In 'Star-Crossed' Film, Kacey Musgraves Picks Up the Pieces to Transform Her 'Trauma into Beauty'

The Grammy-winning singer-songwriter hosts a preview showing of the new movie, a fantasy telling of the before, during and after of her brief marriage to Ruston Kelly

Kacey Musgraves opened up this summer about her divorce from Ruston Kelly, saying in an ELLE interview that "I felt broken." Now in Star-Crossed, the companion film to her new album by the same name, the Grammy-winning artist has taken that feeling to its ultimate limits.

Among the more riveting sequences shows Musgraves literally in pieces. She does spare viewers the gore: They're all parts of a mannequin, except for her dismembered head, which is blithely singing "Camera Roll," one of the 15 tracks on the new album.

Both the 50-minute fever dream of a film, which Musgraves co-wrote and executive produced, and the long-awaited album are set for release this Friday, and on Tuesday night, she hosted a private screening for friends and industry insiders at Nashville's Schermerhorn Symphony Center.

kacey musgraves
Kacey Musgraves. Star-crossed: the film

Musgraves has made no secret that the end to her almost three-year marriage in July 2020 has provided the primary source material for both album and film, and there's a temptation to call these her "divorce projects." But even more so, they're artful meditations on heartbreak, and in her brief remarks onstage to introduce the film, Musgraves affirmed that assessment.

"I'm really thankful," she said, "for the opportunity to transform trauma into beauty."

And she added, like any nervous first-time filmmaker, "I hope you guys really enjoy this. I hope it doesn't suck!"

Musgraves needn't have worried. The film was rewarded with a standing ovation from the 200 or so in the audience, which included fellow Texan Maren Morris and her artist husband, Ryan Hurd; John and TJ Osborne of the Brothers Osborne, Lindsay Ell, BRELAND and Fancy Hagood, as well as Musgraves' new beau, Cole Shafer, a Nashville advertising copywriter and poet.

kacey musgraves
Kacey Musgraves. Sophia Matinazad

Indeed, Musgraves and director Bardia Zeinali (who's worked with Justin Bieber, Dua Lipa and Shawn Mendes, among others) have fashioned a phantasmagoria in three acts, loosely depicting the before, during and after of a marriage. Ten of the album's dreamy, vibey songs are prominently featured throughout, along with snippets of three more.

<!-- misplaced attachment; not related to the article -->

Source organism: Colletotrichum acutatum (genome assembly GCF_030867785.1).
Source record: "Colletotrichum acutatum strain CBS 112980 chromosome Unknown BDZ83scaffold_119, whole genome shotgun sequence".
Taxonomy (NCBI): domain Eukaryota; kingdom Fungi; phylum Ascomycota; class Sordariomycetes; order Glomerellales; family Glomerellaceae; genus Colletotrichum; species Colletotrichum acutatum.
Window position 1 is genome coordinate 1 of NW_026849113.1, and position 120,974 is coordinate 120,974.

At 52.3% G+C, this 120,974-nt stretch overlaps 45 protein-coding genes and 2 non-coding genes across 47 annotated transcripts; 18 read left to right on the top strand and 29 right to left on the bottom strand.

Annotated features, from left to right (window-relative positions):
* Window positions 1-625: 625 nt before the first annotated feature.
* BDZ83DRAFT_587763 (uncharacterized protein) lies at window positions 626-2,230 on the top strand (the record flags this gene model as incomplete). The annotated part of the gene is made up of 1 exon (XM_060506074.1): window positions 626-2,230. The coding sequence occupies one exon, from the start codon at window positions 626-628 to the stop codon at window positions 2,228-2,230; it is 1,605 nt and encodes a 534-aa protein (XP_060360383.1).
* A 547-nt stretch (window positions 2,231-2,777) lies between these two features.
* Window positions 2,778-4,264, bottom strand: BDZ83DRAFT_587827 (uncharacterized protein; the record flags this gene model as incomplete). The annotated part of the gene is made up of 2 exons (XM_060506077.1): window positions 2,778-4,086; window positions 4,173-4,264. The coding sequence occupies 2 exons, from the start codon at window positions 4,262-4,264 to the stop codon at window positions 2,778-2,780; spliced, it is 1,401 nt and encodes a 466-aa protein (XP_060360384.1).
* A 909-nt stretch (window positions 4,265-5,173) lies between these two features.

The film is populated with a carnival troupe's worth of colorful characters; what's conspicuously missing, however, is any depiction of a husband. And yet all of Star-Crossed revolves around that absence. Musgraves portrays a series of maritally related roles — groomless bride, marauding bridal-shop vandal, Stepford wife-in-training — before experiencing a head-on car crash that leaves her literally shattered. Once an ambulance team retrieves her body parts, she's reassembled, and her broken heart is revived.

The film's final third is a wild pastiche of past, present and future, featuring Musgraves in a foot race with a horse, at a church dance party, and undergoing a ceremonial costume change — all hastened along with ample assistance from an unspecified pharmaceutical.

The singer brings it to a close on a stirring, bittersweet note, performing "Gracias a la Vida" ("Thanks to Life"), a Latin American standard written by mid-20th-century Chilean folk artist Violeta Parra. (Notably, outside of a hidden track on Pageant Material, this is the first time that Musgraves has included a song on a studio album that she didn't co-write.)

kacey musgraves
Kacey Musgraves. Star-crossed: the film

Obviously, so much is happening on-screen that everyone will have endless fun watching and rewatching the film, interpreting and conjecturing what it all means. You also can become easily mesmerized by the eye-candy cast that Musgraves and Zeinali have curated to soothe, save, celebrate and conspire with the film's star. Scene-stealers include comedian Megan Stalter, who plays a bumbling arms dealer; Courtney Parchman (aka AverageFashionBlogger), who chews scenery as a hysterical bride; and Latinx singer-songwriter San Cha, who shows off her impressive pipes in a church scene.

Schitt's Creek dad Eugene Levy pops up as a hands-off surgeon; his mere appearance elicited laughter from Tuesday night's crowd. Musgraves also drops Easter egg-ish film references with the Lancaster, California, chapel that was featured in Kill Bill and a snippet from Olivia Hussey's death scene in the 1968 version of Romeo and Juliet. Cast member Diane Venora, who plays multiple roles, is an Easter egg herself: The veteran actor portrayed Juliet's mother in 1996's Romeo + Juliet.

Star-Crossed: The Film debuts Friday exclusively on Paramount+ in the United States, Canada, Latin America, Australia, and Nordic countries, and on MTV outside of those markets. The album will be released simultaneously, and Musgraves will take her new music out on the road for a 15-date arena tour, starting on Jan. 19, 2022.

Related Articles